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C4iSR: Air

USAF seeks bespoke C2 capsule for C-17

26 April 2017

The US Air Force (USAF) has re-launched its effort to equip the Boeing C-17 Globemaster III strategic transport aircraft with a bespoke command-and-control (C2) capsule.

While the USAF currently uses a trailer loaded into the C-17 cargo hold to provide top ranking officials with a C2 capability. The service now wants to field a bespoke system under the Roll-on Conference Capsule (ROCC) programme. (IHS Markit/Patrick Allen)While the USAF currently uses a trailer loaded into the C-17 cargo hold to provide top ranking officials with a C2 capability. The service now wants to field a bespoke system under the Roll-on Conference Capsule (ROCC) programme. (IHS Markit/Patrick Allen)

Renamed the Roll-on Conference Capsule (ROCC) programme, details of modified effort were posted on the Federal Business Opportunities (FedBizOpps) website on 25 April. The programme was initially launched in November 2016 as the C-17 Silver Bullet Replacement programme.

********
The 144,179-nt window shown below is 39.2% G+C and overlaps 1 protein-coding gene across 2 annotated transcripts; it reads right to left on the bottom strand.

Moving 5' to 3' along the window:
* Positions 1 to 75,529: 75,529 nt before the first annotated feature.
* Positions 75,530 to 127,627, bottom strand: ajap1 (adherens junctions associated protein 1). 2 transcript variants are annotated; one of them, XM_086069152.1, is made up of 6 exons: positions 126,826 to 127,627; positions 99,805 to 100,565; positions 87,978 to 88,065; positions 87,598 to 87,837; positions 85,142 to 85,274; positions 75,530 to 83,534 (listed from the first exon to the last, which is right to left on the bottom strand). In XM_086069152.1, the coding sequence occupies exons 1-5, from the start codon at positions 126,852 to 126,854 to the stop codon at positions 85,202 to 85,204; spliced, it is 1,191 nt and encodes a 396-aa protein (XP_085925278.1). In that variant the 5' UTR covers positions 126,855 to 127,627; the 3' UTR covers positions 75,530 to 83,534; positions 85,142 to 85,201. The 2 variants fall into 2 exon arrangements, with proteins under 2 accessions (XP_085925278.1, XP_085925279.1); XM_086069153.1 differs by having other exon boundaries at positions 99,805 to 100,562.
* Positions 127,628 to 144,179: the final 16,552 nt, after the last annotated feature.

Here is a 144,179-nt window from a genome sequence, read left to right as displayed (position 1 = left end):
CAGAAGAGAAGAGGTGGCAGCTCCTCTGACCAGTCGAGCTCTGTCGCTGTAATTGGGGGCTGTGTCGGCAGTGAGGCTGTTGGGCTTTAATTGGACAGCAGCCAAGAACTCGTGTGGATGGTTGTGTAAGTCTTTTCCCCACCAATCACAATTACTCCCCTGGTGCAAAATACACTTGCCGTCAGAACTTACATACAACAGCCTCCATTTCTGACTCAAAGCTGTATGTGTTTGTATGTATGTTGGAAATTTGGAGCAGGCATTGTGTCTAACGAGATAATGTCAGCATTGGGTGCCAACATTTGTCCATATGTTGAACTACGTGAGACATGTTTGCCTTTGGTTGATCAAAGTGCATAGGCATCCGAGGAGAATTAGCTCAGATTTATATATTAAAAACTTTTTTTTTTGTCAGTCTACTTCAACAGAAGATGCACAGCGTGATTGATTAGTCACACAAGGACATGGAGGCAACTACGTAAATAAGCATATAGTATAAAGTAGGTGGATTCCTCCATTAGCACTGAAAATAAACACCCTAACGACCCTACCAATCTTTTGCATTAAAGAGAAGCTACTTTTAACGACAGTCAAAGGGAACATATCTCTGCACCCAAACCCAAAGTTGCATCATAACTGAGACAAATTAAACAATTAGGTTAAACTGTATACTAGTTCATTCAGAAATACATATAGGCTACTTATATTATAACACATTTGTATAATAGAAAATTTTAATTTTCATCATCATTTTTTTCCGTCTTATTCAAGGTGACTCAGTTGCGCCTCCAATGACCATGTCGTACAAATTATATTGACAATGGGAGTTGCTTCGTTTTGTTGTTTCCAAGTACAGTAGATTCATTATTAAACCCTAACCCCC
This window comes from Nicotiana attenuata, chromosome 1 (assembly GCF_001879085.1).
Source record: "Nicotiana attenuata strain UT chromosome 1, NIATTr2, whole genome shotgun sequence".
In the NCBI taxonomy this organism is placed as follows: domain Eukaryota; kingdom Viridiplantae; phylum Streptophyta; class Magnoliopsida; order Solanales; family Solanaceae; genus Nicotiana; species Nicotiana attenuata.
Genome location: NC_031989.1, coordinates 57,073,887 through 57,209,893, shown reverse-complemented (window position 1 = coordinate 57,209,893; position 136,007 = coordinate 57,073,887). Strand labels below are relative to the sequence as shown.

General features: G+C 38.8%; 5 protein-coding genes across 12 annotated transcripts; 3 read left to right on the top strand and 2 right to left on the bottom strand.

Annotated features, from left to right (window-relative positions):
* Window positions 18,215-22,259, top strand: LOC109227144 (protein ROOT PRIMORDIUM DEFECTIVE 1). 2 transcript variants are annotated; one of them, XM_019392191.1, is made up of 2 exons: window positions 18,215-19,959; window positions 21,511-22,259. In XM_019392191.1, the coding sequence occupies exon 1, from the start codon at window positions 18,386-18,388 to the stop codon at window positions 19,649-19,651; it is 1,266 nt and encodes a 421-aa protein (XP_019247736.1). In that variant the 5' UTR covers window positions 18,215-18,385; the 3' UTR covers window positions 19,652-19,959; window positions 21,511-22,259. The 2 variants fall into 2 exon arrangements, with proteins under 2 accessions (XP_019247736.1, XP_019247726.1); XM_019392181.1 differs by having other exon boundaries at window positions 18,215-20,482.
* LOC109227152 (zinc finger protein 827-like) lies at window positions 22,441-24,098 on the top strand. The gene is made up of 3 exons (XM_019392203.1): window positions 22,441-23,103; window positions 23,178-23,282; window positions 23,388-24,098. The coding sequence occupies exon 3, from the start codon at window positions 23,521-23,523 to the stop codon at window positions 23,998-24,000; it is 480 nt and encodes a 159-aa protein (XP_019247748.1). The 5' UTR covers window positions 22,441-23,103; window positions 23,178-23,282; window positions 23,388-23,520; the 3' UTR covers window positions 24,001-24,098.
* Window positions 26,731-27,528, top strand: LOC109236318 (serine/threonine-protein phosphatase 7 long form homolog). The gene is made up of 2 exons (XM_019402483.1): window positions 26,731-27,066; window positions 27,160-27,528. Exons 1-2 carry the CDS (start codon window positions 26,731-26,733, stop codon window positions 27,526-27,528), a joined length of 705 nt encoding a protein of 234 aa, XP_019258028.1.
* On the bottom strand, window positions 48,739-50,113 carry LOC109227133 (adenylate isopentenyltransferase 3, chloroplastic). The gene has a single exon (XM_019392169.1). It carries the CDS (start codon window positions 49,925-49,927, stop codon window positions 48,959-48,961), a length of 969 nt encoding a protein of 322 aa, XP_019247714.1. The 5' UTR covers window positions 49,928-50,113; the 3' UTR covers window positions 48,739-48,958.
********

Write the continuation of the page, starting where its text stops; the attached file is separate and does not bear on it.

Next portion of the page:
As noted in the USAF's request for information (RFI), the ROCC is part of a deployable roll-on-roll-off (ro-ro) system for the C-17 that, when connected to the aircraft's Steel Eagle power and communications pallet, will provide integrated C2 capability for US government senior leaders and their travel teams flying in and out of Joint Base Andrews in Maryland. The USAF currently uses modified Airstream trailers known as Silver Bullet Modules that are loaded into the aircraft as cargo.

In the original November 2016 synopsis, it was stated that the C2 capsule should provide business and private rest areas, and should occupy no more than five standard 463L pallet positions that measure 224 cm x 274 cm (the C-17 can carry up to 18 such pallets).

An industry day has been scheduled for late spring/early summer (Q2/Q3), with a contract award following in late 2017.

While the USAF has a dedicated C2 platform in the form of the Boeing E-4B Advanced Airborne Command Post, the numbers of C-17s available (the service currently has 213 in its inventory) means that they can be more easily tasked for short-notice flights of top-level officials. Also, the concept of fitting a ro-ro C2 capsule into what looks from the outside to be just another normal transport aircraft affords a degree of anonymity for those inside, which translates into increased safety. This is especially true when travelling into active war zones, and the Silver Bullet system has been used extensively by senior US government officials travelling in and out of places such as Iraq.

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